Inside but is this a total waste of cash?

The riots at Ford Open Prison over the New Year form a salutory reminder that our prison system is simply not working and it is far too expensive in cash, resources and time.

The inmates who rioted were apparently drunk on alchol that it is so easy to get hold of while still serving a sentence for crimes against society. Even in more secure prisons, inmates are still able to obtain and take hard drugs. That sort of easy abuse of security makes a mockery of the concept of jail being of use to society in modifying the behaviour of those who are locked up or even protecting the populace from them.

The most concerning part of the reporting of the trouble was comments from Lord Brocket who has spent time as a prisoner at Ford when he was being punished for fraud. He explained that the main trouble comes not from those whose education and mental faculties are limited, but is the product of young people who have had the benefit of good education but have no work, for whatever reason, and they have no constraints on their behaviour. They essentially just do not have a single regret and see trouble as a ‘lark’ they will get away with.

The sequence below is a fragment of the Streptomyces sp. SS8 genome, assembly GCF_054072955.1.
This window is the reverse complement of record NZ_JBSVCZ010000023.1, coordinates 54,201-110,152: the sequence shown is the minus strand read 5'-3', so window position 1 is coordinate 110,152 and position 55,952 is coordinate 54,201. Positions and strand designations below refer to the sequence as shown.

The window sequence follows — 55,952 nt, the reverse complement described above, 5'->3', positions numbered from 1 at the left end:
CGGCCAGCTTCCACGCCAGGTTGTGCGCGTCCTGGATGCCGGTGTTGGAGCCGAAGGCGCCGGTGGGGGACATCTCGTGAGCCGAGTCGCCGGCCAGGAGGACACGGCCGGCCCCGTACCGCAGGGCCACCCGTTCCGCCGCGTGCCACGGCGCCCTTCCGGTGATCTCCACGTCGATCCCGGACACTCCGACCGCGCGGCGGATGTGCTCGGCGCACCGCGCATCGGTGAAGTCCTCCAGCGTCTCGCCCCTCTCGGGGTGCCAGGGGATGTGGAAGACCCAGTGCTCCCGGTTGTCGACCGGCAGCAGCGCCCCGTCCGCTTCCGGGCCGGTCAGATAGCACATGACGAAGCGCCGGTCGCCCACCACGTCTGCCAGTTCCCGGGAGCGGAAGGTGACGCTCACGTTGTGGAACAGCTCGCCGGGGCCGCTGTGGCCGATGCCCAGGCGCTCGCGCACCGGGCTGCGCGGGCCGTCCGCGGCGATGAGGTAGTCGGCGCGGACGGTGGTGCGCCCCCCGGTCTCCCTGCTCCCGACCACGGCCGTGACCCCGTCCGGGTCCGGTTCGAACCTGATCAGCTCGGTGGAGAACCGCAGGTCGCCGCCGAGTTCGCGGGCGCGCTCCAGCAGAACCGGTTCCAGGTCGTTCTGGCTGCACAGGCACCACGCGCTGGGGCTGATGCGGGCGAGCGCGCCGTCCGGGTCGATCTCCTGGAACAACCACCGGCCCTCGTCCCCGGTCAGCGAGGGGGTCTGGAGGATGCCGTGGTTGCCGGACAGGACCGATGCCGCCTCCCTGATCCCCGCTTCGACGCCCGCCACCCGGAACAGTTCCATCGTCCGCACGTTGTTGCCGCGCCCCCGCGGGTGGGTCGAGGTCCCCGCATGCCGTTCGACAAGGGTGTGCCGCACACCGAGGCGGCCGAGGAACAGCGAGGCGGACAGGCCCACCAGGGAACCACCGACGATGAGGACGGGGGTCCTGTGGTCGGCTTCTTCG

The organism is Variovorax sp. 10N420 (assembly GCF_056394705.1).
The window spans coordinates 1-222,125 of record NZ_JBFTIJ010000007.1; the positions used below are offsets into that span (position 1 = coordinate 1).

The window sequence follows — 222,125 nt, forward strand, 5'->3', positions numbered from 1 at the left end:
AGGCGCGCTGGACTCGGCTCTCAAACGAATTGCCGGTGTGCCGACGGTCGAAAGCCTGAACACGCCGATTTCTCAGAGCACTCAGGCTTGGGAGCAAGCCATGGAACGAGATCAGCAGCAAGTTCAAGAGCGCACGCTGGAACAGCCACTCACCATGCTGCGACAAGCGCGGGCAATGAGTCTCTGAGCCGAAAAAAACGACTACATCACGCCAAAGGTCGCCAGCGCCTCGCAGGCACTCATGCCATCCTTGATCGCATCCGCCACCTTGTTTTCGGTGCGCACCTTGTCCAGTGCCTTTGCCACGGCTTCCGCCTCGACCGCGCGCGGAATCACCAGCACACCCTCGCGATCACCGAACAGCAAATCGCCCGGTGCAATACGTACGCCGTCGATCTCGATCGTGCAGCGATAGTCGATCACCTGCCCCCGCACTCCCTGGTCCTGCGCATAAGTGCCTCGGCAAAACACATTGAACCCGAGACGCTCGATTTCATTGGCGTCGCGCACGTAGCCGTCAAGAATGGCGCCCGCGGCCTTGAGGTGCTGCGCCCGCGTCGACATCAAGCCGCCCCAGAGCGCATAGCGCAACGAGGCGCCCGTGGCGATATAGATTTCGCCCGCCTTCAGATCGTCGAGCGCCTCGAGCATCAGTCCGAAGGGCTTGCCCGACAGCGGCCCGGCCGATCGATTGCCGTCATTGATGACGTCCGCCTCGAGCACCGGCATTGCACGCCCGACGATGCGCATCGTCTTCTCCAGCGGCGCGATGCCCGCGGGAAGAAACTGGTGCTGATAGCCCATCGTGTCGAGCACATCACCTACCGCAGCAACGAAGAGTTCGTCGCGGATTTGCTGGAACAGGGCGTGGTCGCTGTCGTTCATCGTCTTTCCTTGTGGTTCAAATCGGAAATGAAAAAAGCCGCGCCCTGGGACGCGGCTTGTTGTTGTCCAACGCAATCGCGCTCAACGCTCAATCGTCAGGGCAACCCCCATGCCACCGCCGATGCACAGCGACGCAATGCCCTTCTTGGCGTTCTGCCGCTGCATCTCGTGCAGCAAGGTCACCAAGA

The whole concept of an open prison is that it is a half way house and a chance to adapt to the patterns of normal life with prisoners able to go out to work (if they can find a job) during the day. The system relies on trust and the troublemakers will no doubt be back in more secure environments which will keep them off the dole queues but at a cost far greater than the most excessive of benefit payouts.

One first step towards sorting out our prison system might be to change its name, and so nudge (yes the government are well into that technique) the perception towards fresh purpose. Call it a ‘correction system’ and a whole different mind set comes into play. Yes, the Americans have toyed with the word but that does not remove validity from this proposal.

So how would the disorder at Ford be countered through correction ? If those who caused the damage were compelled to rebuild the devastated area or at least acquire a required level of competence in the skills that would be used in the renovation, and not allowed home till that was achieved, they would at least be up against the realities of their actions.

As with schemes to meet with victims, it starts to change the mental ground where anti-social offenders hold their morality. If it stops being a game of tag with the police and courts, the implication of their actions becomes clearer.

If we are not going to use the prison system to correct criminal and anti-social behaviour, it is a very poor social investment for taxpayers.